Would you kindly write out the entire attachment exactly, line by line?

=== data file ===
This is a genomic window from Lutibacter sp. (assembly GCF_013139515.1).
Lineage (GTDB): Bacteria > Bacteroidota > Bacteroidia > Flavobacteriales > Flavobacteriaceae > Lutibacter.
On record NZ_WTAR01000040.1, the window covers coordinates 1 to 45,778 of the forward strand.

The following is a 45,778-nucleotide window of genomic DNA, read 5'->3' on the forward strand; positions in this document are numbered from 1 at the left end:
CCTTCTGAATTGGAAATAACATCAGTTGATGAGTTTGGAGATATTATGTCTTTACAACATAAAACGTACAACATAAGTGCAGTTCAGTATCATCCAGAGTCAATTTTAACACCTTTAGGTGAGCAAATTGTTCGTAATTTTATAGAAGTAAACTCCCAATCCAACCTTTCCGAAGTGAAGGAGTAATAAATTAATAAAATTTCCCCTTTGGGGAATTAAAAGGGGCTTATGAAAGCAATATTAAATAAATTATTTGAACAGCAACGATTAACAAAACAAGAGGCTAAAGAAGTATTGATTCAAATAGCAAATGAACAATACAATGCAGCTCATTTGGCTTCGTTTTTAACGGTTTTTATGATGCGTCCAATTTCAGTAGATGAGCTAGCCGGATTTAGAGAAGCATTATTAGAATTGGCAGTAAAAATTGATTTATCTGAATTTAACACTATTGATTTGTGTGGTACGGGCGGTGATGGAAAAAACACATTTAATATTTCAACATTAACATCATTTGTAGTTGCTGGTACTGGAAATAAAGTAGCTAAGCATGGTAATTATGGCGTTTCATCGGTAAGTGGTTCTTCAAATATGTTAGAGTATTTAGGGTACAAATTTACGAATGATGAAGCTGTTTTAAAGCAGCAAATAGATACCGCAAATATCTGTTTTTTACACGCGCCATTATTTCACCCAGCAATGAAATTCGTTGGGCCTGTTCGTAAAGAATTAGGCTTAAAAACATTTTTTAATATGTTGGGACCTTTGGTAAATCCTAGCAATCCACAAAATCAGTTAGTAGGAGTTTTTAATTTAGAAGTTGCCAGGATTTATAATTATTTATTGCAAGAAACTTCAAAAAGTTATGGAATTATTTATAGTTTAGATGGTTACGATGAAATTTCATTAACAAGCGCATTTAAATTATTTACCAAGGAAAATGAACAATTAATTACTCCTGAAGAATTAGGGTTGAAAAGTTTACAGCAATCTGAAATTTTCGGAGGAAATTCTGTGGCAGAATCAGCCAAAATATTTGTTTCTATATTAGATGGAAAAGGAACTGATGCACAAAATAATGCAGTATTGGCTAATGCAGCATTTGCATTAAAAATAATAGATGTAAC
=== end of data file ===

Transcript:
This is a genomic window from Lutibacter sp. (assembly GCF_013139515.1).
Lineage (GTDB): Bacteria > Bacteroidota > Bacteroidia > Flavobacteriales > Flavobacteriaceae > Lutibacter.
On record NZ_WTAR01000040.1, the window covers coordinates 1 to 45,778 of the forward strand.

The following is a 45,778-nucleotide window of genomic DNA, read 5'->3' on the forward strand; positions in this document are numbered from 1 at the left end:
CCTTCTGAATTGGAAATAACATCAGTTGATGAGTTTGGAGATATTATGTCTTTACAACATAAAACGTACAACATAAGTGCAGTTCAGTATCATCCAGAGTCAATTTTAACACCTTTAGGTGAGCAAATTGTTCGTAATTTTATAGAAGTAAACTCCCAATCCAACCTTTCCGAAGTGAAGGAGTAATAAATTAATAAAATTTCCCCTTTGGGGAATTAAAAGGGGCTTATGAAAGCAATATTAAATAAATTATTTGAACAGCAACGATTAACAAAACAAGAGGCTAAAGAAGTATTGATTCAAATAGCAAATGAACAATACAATGCAGCTCATTTGGCTTCGTTTTTAACGGTTTTTATGATGCGTCCAATTTCAGTAGATGAGCTAGCCGGATTTAGAGAAGCATTATTAGAATTGGCAGTAAAAATTGATTTATCTGAATTTAACACTATTGATTTGTGTGGTACGGGCGGTGATGGAAAAAACACATTTAATATTTCAACATTAACATCATTTGTAGTTGCTGGTACTGGAAATAAAGTAGCTAAGCATGGTAATTATGGCGTTTCATCGGTAAGTGGTTCTTCAAATATGTTAGAGTATTTAGGGTACAAATTTACGAATGATGAAGCTGTTTTAAAGCAGCAAATAGATACCGCAAATATCTGTTTTTTACACGCGCCATTATTTCACCCAGCAATGAAATTCGTTGGGCCTGTTCGTAAAGAATTAGGCTTAAAAACATTTTTTAATATGTTGGGACCTTTGGTAAATCCTAGCAATCCACAAAATCAGTTAGTAGGAGTTTTTAATTTAGAAGTTGCCAGGATTTATAATTATTTATTGCAAGAAACTTCAAAAAGTTATGGAATTATTTATAGTTTAGATGGTTACGATGAAATTTCATTAACAAGCGCATTTAAATTATTTACCAAGGAAAATGAACAATTAATTACTCCTGAAGAATTAGGGTTGAAAAGTTTACAGCAATCTGAAATTTTCGGAGGAAATTCTGTGGCAGAATCAGCCAAAATATTTGTTTCTATATTAGATGGAAAAGGAACTGATGCACAAAATAATGCAGTATTGGCTAATGCAGCATTTGCATTAAAAATAATAGATGTAAC